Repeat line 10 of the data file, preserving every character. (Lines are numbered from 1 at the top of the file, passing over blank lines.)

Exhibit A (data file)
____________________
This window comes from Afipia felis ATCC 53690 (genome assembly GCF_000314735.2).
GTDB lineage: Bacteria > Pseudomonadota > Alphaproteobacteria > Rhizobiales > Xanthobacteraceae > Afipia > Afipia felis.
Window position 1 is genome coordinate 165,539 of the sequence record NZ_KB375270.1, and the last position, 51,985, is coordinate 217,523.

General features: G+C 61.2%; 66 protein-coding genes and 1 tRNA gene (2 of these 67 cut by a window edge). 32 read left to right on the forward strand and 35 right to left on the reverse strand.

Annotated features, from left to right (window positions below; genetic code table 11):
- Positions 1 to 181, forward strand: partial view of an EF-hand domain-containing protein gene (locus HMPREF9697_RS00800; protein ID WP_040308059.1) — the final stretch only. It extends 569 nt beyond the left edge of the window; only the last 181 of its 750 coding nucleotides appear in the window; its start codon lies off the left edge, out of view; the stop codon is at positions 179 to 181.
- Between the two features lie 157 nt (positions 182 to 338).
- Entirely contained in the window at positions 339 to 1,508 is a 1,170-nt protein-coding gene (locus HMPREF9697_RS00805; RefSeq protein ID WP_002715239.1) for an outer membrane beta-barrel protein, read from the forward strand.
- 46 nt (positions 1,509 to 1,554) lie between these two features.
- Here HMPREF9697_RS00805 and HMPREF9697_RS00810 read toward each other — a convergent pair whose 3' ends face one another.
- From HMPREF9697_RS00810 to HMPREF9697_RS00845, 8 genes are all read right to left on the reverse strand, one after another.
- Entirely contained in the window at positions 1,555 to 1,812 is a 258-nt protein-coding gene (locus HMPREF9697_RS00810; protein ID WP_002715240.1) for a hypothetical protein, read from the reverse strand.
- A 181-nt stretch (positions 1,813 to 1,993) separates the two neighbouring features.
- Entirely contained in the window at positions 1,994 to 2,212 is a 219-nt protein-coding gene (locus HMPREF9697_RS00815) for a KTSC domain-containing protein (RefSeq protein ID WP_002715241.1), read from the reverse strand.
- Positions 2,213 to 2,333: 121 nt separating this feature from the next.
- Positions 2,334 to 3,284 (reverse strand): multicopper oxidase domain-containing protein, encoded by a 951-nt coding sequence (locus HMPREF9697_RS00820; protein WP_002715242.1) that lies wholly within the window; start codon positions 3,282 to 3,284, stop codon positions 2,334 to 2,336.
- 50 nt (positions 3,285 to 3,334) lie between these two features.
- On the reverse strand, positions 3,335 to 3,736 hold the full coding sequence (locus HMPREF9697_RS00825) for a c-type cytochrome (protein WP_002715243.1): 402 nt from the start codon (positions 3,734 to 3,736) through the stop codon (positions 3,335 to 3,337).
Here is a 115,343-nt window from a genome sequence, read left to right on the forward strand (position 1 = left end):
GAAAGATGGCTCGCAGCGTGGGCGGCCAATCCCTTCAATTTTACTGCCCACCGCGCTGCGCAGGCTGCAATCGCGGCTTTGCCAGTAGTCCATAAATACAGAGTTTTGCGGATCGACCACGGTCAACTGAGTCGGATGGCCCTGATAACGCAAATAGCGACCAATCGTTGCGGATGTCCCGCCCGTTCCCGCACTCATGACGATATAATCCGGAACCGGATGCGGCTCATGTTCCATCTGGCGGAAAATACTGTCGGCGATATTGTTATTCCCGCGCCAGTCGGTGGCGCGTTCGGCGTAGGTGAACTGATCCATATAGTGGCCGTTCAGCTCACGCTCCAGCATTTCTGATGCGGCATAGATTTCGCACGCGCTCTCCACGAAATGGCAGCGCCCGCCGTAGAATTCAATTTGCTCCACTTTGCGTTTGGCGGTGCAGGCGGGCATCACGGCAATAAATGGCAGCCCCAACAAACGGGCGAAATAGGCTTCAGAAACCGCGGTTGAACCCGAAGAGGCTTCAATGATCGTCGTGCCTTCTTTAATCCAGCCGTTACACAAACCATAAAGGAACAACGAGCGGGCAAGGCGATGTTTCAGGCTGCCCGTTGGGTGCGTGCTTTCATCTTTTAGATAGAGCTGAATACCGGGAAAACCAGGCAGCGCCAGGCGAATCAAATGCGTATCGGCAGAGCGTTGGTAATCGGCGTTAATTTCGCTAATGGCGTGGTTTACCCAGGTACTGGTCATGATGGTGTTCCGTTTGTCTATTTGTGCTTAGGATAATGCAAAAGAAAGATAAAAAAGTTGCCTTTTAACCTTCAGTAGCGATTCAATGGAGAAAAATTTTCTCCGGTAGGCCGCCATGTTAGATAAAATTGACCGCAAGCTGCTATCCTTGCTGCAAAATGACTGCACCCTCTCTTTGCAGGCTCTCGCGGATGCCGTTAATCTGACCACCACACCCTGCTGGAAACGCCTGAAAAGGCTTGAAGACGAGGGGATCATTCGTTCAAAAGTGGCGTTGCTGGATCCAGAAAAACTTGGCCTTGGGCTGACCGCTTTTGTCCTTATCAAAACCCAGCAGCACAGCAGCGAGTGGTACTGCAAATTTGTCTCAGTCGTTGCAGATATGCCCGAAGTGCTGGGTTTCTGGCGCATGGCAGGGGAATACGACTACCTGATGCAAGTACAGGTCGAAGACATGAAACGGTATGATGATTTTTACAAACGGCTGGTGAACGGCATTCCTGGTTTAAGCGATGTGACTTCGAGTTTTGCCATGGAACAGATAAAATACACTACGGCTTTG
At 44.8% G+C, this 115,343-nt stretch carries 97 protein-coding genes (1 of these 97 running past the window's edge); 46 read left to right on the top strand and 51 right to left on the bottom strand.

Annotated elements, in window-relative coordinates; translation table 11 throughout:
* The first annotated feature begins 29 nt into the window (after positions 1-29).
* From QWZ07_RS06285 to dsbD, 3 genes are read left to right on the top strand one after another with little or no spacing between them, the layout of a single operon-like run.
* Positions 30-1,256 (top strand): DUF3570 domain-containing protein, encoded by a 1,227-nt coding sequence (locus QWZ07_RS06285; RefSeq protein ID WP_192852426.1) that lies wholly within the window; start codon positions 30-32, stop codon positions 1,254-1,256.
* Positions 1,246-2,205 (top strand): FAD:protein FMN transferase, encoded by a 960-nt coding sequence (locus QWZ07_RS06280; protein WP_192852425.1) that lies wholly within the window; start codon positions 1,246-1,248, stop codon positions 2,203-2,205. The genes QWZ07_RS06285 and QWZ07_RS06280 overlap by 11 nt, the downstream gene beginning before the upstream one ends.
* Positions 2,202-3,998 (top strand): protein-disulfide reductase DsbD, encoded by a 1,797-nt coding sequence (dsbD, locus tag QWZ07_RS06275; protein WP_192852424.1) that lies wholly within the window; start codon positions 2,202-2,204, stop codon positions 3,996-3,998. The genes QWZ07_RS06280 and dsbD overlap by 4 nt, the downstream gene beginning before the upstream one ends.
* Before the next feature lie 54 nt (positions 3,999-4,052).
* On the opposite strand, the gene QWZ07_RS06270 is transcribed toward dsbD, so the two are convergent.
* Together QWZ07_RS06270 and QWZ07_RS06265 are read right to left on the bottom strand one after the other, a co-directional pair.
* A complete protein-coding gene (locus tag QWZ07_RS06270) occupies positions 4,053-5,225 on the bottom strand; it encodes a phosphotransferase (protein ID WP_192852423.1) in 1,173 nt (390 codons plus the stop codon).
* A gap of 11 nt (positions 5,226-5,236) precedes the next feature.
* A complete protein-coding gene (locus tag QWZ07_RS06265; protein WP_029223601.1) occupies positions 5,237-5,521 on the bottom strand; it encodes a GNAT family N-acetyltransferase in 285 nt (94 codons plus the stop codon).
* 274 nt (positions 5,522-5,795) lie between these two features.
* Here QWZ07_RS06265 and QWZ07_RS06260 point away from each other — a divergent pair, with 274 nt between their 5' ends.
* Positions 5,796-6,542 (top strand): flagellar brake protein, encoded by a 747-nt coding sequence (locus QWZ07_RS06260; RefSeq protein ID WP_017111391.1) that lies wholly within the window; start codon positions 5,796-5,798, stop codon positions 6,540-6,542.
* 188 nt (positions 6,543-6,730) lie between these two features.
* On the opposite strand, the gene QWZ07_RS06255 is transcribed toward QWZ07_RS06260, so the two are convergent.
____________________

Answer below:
- Here HMPREF9697_RS00805 and HMPREF9697_RS00810 read toward each other — a convergent pair whose 3' ends face one another.